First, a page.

Aaron Yetter’s blog off his aerial waterfowl survey this week indicated the record cold and snow had an impact, no shocker. He also included some cool notes on duck movements.
Here is Yetter’s latest blog:
November 15th, 2019 – Aerial Waterfowl Inventory Blog
We flew the waterfowl survey on Thursday, November 14th, 2019. Duck numbers on the Illinois River dropped 26% from last week, and we found significant areas of ice covering our refuges. I am sure many duck hunters were fearful of this following the Veteran’s Day snowstorm and ensuing record low temperatures on Tuesday, November 12th. We estimated 186,415 ducks on the Illinois River this week, which was 44% below the 10-yr average. On the bright side, we did pick up a few mallards (up 31%) from last week; however, they are still well below (down 35%) average for mid-November. The central Mississippi River fared much better when we observed over 525,000 ducks; most of them on the lower reaches of the river from Quincy, IL to Grafton, IL. I believe the large increase in duck numbers along this portion of the river this week was due to the central zone duck season opener in Missouri on November 9th. Ducks were scattered throughout the region and were forced into the refuges once duck season started.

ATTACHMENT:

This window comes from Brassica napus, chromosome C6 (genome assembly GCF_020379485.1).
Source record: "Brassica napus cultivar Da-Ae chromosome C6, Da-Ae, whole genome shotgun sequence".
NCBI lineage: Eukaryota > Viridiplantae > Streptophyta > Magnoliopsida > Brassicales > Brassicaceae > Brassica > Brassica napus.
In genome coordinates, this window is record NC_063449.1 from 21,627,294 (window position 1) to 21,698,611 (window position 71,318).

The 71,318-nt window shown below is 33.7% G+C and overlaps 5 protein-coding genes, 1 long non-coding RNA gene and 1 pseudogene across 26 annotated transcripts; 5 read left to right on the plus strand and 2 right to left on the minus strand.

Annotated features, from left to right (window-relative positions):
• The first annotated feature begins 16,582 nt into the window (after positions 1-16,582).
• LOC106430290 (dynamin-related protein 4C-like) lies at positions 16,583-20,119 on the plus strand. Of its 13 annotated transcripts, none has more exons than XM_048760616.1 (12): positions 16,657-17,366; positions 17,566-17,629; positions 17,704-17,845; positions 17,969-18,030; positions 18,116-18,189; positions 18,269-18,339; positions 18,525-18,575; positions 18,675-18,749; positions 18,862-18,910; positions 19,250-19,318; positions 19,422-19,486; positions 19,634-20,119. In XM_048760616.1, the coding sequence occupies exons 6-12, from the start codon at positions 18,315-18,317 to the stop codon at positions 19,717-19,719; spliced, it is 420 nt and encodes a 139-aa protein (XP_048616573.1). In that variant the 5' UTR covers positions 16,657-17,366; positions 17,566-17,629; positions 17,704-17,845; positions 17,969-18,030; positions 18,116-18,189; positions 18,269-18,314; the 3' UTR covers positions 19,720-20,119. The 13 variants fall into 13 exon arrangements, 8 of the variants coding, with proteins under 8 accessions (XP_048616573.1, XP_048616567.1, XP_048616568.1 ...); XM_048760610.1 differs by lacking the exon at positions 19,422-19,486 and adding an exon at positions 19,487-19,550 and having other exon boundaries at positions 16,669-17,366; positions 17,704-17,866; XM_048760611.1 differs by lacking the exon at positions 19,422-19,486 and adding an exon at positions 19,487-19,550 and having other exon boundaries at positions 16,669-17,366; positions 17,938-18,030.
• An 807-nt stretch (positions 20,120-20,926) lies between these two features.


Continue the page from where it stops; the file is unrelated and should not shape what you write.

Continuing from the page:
To illustrate the departure of ducks from the Illinois Valley, I decided to show some data from our radio-tagged wood ducks. This fall we had several wood ducks that were tagged with cellular transmitters and provide waypoints of locations at various times of the day. My colleague, Sam Klimas, provided the following illustrations of the movements from a few of the marked wood ducks. Individual locations of these birds indicated they move from diurnal to nocturnal roosts usually under 2 miles apart, and they developed a routine of using the same day and night habitats until disturbed or forced out by weather. The movie clips illustrate the daily movements of the birds (Forbes Biological Station Facebook Page). The second video shows the large scale movements of the ducks when weather forced the birds to migrate south. When they departed the IRV, these individuals made large movements to the south over hundreds of miles. One particular bird moved ~450 miles in a 7-hr period. These tagged individuals are greatly improving our understanding of when and where ducks migrate.
For more information about the waterfowl survey, check out our webpage at www.bellrose.org. Stay tuned for more updates next week…….